SEX, POLITENESS AND STEREOTYPES
Robin Lakoff argued that women were using language which reinforced their subordinate status; they were colluding in their own subordination by the way they spoke.
Below are the features of women’s language suggested by Lakoff:
- Lexical hedges or fillers
- Tag questions
- Rising intonation or declarative
- ‘Empty’ adjectives
- Precise colour terms
- ‘Hypercorrect’ grammar
- ‘Super polite’ forms
- Avoidance or strong swear words
- Emphatic stress
She claimed that women use hedging devices to express uncertainty, and they use intensifying to persuade their addressee to take them seriously. Both hedges and boosters reflect women’s lack and confidence.
According to Lakoff, tag questions can express affective meaning and have a function as facilitative or positive politeness, devices, providing an addressee with an easy entree into a conversation. A tag may also soften a directive or a criticism. It also may be used as conferential and coercive devices. Women put more emphasis than men on the polite or affective functions of tags, using them as facilitative positive politeness devices.
According to research, women got interrupted more than men and men interrupt others more than women do. Some boys also start practising this strategy for dominating the talk at a very early age. For feedback, the evidence shows that women provide more encouraging feedback to their conversational partners than men do. Women students were also more likely than men to enlarge on and develop the ideas of a previous speaker rather than challenge them. Research reveals that women as cooperative conversationalists.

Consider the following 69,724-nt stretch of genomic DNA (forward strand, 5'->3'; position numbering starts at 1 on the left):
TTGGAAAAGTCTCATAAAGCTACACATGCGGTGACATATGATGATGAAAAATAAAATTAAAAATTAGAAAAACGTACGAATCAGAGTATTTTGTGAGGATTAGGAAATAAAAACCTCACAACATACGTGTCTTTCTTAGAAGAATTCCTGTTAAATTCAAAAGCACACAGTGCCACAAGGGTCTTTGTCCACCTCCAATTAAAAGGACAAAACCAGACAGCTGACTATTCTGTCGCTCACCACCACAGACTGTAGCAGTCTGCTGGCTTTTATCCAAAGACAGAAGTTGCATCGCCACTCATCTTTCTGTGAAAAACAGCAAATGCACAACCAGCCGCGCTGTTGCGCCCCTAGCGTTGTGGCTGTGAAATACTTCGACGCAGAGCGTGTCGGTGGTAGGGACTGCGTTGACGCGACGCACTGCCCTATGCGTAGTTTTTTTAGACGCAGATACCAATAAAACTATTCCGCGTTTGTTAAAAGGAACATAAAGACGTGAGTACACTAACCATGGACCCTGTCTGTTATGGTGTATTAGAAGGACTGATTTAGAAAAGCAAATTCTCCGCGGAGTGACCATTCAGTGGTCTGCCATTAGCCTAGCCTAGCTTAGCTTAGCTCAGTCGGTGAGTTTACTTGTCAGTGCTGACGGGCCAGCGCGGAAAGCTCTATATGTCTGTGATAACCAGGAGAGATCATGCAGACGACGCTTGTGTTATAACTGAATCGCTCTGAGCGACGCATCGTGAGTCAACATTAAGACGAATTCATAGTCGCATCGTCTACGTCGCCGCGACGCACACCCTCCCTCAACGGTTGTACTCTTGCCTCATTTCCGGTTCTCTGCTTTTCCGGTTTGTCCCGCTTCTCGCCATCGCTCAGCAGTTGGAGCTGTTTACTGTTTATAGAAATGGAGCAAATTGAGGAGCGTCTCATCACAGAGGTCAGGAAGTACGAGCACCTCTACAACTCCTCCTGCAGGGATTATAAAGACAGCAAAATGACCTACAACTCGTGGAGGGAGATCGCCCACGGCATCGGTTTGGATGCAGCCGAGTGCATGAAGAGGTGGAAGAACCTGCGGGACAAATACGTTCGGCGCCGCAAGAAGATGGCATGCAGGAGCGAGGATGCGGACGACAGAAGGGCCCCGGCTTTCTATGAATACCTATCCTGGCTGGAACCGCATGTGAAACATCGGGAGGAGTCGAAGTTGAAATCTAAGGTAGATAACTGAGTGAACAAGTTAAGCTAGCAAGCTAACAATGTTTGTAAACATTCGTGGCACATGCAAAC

Gossip describes the kind of relaxed in-group talk that goes on between people in informal contexts. It is a characteristic of women’s interaction. Its function for women is to affirm solidarity and maintain the social relationships between the women involved. Women’s gossip focuses on personal experiences and personal relationships, on personal problems and feelings. However, community attitudes toward different speech sryles reflect the status of those who use them.
Language conveys attitudes. Sexist attitudes stereotype a person according to gender rather than judging on individual merits. The study of sexist language is concerned with the way language expresses both negative and positive stereotypes of both women and men.
Feminist have claimed that English is a sexist language. It means that English language discriminates against women. English metaphor available to describe women includes an extraordinarily high number of derogatory images compared to those used to describe men. One of the example is animal imagery that the images of women seem considerably less positive than those for men. English also renders women invisible is the use of forms such as he and man as generic forms.
The relative status sexes in a society may be reflected not only i the ways in which women and men use language, but also in the language used about women and men. The linguistic data supports the view that women are often assigned subordinate status by virtue of their gender alone, and treated linguistically as subordinate, regardless of their actual power or social status in a particular context.